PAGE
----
The order passed by the Supreme Court of India provided the holders/traders of virtual currencies respite and reassurance with respect to the legality of such currencies in India, but this reassurance was short lived.
Cryptocurrency and Regulation of Official Digital Currency Bill, 2021
The Lok Sabha Bulletin dated 29-1-2021 reflected Parliament’s intention of introducing the Cryptocurrency and Regulation of Official Digital Currency Bill, 2021 (Cryptocurrency Bill, 2021) for deliberations. While the Cryptocurrency Bill, 2021 is not available in public domain, it is understood that the objective of the Cryptocurrency Bill, 2021 is to create an enabling framework for the official digital currency to be issued by the RBI, and to prohibit all private cryptocurrencies available in India. At present, the definition of the term “private cryptocurrencies” lacks clarity. However, experts believe it to include any cryptocurrency, which has not been issued or recognised institutionally, by the RBI.
MCA Notification mandating disclosures in relation to virtual currency transactions undertaken by companies during a financial year
On 24-3-2021, the Ministry of Corporate Affairs released a notification (MCA Notification) mandating companies to inter alia make certain disclosures with respect to the virtual currency/cryptocurrency transactions undertaken by them during a financial year. The MCA Notification requires companies to make disclosures in their financial statements with effect from 1-4-2021, pertaining to:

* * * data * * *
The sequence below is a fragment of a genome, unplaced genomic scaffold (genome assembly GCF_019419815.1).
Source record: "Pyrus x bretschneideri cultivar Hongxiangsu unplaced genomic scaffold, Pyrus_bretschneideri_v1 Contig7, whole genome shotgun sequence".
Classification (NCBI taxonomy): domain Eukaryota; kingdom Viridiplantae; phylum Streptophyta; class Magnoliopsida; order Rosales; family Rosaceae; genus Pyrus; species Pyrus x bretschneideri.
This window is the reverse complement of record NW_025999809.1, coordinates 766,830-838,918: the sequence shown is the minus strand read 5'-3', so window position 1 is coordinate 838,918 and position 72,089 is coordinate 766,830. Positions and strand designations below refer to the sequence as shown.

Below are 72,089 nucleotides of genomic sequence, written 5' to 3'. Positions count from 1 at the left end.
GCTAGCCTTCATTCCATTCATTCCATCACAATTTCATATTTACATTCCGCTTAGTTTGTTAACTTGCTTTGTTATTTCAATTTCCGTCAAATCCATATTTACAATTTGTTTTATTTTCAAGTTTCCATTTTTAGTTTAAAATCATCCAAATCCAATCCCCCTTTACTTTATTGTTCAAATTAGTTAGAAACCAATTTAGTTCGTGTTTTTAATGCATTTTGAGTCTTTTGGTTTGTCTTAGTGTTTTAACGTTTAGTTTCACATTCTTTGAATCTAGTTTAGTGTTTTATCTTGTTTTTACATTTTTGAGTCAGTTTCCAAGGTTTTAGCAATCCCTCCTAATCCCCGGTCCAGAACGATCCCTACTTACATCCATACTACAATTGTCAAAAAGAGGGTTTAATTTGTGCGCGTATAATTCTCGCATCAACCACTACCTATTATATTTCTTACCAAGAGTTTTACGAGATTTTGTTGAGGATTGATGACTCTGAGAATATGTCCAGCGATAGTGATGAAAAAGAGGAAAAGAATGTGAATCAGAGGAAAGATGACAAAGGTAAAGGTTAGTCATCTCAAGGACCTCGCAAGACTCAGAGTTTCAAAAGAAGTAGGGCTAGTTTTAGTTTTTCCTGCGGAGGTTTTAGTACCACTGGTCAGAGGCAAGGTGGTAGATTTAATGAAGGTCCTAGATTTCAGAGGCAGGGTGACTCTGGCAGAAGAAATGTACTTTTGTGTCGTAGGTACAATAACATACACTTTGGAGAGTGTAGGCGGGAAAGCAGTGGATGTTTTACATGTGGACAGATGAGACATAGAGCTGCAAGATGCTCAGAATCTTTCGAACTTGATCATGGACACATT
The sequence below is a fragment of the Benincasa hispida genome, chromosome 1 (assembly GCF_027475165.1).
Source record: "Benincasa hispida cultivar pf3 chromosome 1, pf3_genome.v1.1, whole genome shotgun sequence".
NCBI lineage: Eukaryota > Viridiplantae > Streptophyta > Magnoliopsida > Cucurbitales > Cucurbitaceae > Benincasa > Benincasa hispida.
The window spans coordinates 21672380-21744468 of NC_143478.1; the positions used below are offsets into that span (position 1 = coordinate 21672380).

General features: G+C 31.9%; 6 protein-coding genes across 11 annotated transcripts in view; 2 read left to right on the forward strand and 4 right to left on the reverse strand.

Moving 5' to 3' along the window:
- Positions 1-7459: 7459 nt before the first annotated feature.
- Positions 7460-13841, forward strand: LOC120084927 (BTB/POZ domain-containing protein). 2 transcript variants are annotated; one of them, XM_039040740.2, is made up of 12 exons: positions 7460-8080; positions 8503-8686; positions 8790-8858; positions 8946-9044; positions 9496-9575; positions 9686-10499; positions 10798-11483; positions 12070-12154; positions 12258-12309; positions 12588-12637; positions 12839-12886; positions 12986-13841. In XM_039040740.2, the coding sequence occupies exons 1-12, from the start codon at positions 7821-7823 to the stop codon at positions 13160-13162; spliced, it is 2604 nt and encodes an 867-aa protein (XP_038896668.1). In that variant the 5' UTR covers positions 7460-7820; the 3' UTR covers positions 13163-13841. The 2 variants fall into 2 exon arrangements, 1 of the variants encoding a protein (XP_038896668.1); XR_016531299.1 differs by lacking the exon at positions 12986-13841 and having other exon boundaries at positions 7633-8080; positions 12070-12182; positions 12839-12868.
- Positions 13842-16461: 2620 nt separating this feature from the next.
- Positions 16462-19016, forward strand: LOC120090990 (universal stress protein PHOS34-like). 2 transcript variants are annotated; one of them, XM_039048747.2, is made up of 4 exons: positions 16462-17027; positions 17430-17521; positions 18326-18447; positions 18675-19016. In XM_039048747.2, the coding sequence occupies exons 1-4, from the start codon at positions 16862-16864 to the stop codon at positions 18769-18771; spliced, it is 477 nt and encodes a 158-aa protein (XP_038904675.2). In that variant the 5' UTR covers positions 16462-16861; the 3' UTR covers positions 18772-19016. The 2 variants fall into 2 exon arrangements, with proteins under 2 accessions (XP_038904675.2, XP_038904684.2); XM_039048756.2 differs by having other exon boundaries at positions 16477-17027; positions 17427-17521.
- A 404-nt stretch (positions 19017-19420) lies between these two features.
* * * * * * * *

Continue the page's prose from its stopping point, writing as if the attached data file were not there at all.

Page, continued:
(a) the profit earned/loss incurred during a financial year on transactions involving virtual currencies/ cryptocurrencies;
(b) the amount of virtual currencies/cryptocurrencies held as on the reporting date; and
(c) the deposits or advances received by companies from any person for the purpose of trading or investing in virtual currencies/cryptocurrencies.
Over the past few years, the Government of India has been deliberating over the fate of virtual currencies/ cryptocurrencies, and has released various advisories cautioning investors against the risks associated with virtual currencies/cryptocurrencies in India. In light of the recent speculation around the ban on private cryptocurrencies vide the Cryptocurrency Bill, 2021, the MCA Notification may indicate a step to meet the expectations of the investors. However, the inherent conflict between the Cryptocurrency Bill, 2021 and the MCA Notification will not repose much confidence amongst the investors in relation to the legality of virtual currencies/cryptocurrencies in India. The conflict arises, as on one hand, the Cryptocurrency Bill, 2021 seeks to ban issuance/use of private cryptocurrencies in India, while on the other hand, the MCA Notification mandates companies to make disclosures with respect to virtual currency/cryptocurrency transactions undertaken by them during a financial year.
It cannot be said with certainty that the Cryptocurrency Bill, 2021 would attain the force of law but undoubtedly the MCA Notification has to a certain extent raised the hopes to settle the ambiguity relating to the legal nature of virtual currencies/cryptocurrencies in India for the foreseeable future.
† Senior Partner, AZB and Partners, New Delhi.
†† Associate, AZB and Partners, New Delhi.
††† Associate, AZB and Partners, New Delhi.
1 RBI cautions users of Virtual Currencies against Risks, Press Release No. 2013-2014/1261, 24-12-2013.
2 RBI cautions users of Virtual Currencies, Press Release No. 2016-2017/2054, 1-2-2017; Reserve Bank cautions regarding risk of Virtual Currencies, including Bitcoins, Press Release No. 2017-2018/1530, 5-12-2017.
3 S. 2(1)(a), Banning of Cryptocurrency and Regulation of Official Digital Currency Bill, 2019.
4 S. 7, Banning of Cryptocurrency and Regulation of Official Digital Currency Bill, 2019.
5 S. 8, Banning of Cryptocurrency and Regulation of Official Digital Currency Bill, 2019.
6 Prohibition on dealing in virtual currencies, Notification No. RBI/2017-2018/154, 6-4-2018.
7 Internet and Mobile Assn. of India v. RBI, (2020) 10 SCC 274.